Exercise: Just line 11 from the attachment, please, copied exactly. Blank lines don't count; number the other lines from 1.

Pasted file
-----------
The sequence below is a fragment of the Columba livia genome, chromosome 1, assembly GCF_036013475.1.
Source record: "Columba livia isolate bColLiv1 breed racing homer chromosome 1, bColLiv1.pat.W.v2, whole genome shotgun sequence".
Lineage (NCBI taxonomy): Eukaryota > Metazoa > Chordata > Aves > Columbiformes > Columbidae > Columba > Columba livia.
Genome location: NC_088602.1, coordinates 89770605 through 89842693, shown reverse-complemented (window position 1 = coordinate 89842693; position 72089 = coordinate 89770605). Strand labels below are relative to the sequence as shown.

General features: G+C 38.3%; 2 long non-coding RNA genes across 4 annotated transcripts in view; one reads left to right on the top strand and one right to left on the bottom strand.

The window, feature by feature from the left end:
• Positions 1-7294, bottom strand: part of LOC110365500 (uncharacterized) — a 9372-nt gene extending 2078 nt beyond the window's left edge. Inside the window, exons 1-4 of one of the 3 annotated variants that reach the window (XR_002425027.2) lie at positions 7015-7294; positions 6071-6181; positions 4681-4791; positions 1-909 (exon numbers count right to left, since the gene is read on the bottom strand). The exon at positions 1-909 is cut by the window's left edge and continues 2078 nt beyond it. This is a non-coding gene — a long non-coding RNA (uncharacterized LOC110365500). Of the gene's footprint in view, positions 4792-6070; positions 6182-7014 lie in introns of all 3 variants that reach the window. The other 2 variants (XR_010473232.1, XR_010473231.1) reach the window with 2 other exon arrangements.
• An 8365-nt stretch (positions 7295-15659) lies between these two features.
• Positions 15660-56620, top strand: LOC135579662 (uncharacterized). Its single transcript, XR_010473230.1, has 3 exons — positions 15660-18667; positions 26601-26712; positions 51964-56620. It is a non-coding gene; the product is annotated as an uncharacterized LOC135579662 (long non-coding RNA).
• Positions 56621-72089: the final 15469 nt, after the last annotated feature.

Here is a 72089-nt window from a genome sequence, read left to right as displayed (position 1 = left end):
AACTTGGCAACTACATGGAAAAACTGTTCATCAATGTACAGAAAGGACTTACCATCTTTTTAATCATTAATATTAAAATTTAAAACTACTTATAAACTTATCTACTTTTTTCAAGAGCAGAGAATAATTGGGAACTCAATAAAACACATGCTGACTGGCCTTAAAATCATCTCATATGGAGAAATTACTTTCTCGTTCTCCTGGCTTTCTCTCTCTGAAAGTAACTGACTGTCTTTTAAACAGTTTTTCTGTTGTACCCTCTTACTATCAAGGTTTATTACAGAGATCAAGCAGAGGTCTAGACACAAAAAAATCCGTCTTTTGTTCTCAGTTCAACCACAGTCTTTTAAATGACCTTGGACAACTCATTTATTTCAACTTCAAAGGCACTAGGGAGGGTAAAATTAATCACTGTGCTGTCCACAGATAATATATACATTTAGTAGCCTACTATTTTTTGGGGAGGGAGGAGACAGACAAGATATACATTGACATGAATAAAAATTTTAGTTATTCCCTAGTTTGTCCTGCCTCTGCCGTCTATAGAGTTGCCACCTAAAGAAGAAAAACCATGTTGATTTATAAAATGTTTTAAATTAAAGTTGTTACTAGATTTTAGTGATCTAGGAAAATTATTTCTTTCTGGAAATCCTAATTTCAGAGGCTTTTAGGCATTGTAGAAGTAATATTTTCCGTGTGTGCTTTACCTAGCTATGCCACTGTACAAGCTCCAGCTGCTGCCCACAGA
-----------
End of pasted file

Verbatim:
Here is a 72089-nt window from a genome sequence, read left to right as displayed (position 1 = left end):